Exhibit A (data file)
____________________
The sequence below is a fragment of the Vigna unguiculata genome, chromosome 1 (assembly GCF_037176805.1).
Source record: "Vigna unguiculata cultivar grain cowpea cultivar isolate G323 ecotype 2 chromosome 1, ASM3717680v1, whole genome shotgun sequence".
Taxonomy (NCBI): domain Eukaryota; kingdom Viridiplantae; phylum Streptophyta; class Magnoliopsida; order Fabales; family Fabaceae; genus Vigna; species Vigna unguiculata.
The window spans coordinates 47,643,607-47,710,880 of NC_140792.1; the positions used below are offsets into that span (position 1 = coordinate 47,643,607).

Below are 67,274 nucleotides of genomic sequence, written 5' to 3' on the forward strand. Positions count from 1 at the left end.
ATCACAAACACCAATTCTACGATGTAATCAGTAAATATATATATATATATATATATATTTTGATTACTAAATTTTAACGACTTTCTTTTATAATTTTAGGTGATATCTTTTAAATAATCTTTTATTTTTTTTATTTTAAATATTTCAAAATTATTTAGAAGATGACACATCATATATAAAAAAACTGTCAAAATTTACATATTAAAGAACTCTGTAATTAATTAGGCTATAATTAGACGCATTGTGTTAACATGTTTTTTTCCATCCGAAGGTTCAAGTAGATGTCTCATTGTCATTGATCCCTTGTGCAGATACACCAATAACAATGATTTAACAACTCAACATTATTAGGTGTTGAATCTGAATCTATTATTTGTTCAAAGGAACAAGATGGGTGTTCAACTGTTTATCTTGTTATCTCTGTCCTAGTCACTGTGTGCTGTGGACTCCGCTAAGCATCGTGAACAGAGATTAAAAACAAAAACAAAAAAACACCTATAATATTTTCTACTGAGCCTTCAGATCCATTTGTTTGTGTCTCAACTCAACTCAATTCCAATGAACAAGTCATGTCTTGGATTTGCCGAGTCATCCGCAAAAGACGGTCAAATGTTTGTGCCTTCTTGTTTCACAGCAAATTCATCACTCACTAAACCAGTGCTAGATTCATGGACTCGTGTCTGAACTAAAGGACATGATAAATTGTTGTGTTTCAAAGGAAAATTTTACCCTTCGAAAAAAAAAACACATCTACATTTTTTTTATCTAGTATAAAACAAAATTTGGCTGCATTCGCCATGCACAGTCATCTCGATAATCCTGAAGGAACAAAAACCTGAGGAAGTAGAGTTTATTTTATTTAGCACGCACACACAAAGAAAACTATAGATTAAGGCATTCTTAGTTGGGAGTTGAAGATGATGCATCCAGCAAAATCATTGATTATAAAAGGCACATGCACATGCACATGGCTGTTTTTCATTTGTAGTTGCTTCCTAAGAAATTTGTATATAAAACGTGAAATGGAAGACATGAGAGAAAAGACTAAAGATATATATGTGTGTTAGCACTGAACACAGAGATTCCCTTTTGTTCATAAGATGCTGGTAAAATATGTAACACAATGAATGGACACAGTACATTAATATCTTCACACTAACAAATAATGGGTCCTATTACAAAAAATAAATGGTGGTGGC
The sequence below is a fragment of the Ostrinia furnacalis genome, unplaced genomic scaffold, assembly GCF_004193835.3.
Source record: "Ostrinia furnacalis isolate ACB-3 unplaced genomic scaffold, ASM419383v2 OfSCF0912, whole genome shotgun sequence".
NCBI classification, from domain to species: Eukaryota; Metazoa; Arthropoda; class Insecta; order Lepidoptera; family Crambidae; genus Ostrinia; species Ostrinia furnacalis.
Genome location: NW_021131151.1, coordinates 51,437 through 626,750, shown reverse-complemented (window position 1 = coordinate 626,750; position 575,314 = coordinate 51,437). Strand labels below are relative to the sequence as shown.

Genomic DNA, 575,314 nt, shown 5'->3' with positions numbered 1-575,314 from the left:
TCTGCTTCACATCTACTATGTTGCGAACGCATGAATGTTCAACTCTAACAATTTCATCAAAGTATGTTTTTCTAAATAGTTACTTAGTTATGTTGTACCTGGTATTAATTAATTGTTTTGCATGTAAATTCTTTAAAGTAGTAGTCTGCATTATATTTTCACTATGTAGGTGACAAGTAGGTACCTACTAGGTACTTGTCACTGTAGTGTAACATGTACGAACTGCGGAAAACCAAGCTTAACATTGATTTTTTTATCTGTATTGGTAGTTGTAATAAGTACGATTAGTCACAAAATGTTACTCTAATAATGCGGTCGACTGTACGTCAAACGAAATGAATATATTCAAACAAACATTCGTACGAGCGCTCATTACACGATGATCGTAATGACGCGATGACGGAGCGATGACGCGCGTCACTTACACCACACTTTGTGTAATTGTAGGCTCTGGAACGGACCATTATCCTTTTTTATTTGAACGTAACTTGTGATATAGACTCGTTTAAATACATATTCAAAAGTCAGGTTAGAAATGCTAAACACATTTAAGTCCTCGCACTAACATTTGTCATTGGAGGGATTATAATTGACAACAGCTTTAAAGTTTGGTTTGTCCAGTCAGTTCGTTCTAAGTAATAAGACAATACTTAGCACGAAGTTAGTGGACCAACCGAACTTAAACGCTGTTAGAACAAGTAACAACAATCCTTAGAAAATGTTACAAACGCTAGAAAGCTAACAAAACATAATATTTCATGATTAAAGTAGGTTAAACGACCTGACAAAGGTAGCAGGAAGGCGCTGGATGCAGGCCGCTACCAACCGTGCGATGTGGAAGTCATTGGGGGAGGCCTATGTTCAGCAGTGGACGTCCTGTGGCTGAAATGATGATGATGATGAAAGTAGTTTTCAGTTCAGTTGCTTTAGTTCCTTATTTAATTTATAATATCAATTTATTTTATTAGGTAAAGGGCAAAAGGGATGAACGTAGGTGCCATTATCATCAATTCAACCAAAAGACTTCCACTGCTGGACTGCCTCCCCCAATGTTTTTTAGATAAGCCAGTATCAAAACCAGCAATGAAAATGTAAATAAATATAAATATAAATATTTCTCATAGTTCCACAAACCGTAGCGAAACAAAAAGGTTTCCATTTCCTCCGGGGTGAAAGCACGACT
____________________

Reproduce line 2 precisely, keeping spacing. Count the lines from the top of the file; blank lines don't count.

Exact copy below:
Source record: "Vigna unguiculata cultivar grain cowpea cultivar isolate G323 ecotype 2 chromosome 1, ASM3717680v1, whole genome shotgun sequence".